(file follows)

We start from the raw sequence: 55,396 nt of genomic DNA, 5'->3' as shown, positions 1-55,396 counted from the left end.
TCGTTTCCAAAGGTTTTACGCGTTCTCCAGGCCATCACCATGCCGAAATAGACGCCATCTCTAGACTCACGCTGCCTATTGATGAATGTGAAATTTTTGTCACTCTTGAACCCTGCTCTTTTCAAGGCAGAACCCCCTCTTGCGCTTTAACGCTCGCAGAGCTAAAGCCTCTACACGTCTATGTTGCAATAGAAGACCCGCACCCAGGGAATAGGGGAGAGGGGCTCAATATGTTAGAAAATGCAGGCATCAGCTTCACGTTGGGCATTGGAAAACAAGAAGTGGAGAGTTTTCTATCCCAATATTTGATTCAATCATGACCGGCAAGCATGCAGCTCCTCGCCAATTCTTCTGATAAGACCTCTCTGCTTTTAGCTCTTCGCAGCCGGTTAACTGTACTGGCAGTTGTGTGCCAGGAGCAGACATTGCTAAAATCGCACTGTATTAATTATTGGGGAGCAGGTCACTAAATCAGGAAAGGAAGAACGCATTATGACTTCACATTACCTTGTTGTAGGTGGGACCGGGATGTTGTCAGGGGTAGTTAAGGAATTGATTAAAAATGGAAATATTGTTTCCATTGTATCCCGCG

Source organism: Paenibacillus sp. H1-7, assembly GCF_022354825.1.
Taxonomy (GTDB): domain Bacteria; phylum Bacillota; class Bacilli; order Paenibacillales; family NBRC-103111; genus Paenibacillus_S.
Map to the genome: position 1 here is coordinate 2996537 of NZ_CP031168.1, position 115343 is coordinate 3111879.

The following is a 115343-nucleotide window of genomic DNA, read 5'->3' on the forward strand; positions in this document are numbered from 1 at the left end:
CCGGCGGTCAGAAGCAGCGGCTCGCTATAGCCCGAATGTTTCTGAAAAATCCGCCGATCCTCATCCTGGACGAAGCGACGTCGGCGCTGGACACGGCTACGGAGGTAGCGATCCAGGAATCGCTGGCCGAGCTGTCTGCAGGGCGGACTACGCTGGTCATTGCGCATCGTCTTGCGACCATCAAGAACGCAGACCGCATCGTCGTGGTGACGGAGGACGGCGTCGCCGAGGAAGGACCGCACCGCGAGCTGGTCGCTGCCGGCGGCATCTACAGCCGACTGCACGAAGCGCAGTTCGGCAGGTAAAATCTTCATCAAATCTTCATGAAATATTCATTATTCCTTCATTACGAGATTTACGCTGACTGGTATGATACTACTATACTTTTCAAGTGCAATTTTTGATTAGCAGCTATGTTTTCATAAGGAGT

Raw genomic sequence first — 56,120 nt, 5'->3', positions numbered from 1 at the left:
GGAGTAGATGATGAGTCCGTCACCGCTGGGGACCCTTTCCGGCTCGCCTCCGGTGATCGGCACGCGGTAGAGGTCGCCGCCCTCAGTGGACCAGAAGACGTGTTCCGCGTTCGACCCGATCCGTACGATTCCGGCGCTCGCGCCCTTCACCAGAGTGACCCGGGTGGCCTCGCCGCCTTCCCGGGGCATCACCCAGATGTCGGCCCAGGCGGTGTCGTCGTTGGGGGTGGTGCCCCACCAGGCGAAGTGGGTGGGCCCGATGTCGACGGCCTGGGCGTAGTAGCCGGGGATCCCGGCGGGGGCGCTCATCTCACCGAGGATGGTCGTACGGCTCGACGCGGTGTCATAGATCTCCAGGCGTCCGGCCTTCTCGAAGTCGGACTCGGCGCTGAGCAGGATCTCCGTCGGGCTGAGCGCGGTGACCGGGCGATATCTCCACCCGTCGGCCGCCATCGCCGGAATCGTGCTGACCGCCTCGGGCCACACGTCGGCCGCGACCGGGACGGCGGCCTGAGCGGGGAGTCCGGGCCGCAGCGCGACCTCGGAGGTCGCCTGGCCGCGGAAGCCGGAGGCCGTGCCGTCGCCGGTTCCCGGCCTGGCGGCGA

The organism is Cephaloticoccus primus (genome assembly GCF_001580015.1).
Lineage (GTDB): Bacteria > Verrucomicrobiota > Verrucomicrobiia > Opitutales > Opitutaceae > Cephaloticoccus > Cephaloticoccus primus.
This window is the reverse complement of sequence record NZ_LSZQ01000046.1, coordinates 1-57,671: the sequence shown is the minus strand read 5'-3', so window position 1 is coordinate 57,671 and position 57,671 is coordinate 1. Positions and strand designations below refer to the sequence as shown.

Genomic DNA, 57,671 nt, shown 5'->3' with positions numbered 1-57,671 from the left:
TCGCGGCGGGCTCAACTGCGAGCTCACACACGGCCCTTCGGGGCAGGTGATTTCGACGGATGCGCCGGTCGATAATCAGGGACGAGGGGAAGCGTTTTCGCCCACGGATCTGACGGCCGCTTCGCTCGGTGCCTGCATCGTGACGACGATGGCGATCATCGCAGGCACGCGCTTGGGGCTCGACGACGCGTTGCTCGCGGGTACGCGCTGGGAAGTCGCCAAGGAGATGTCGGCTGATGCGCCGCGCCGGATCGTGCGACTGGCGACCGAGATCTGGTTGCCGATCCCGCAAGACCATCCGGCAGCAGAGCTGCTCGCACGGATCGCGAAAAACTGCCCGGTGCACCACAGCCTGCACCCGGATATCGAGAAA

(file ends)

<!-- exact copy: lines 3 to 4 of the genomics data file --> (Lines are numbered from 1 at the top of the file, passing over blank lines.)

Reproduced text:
Source organism: Paenibacillus sp. H1-7, assembly GCF_022354825.1.
Taxonomy (GTDB): domain Bacteria; phylum Bacillota; class Bacilli; order Paenibacillales; family NBRC-103111; genus Paenibacillus_S.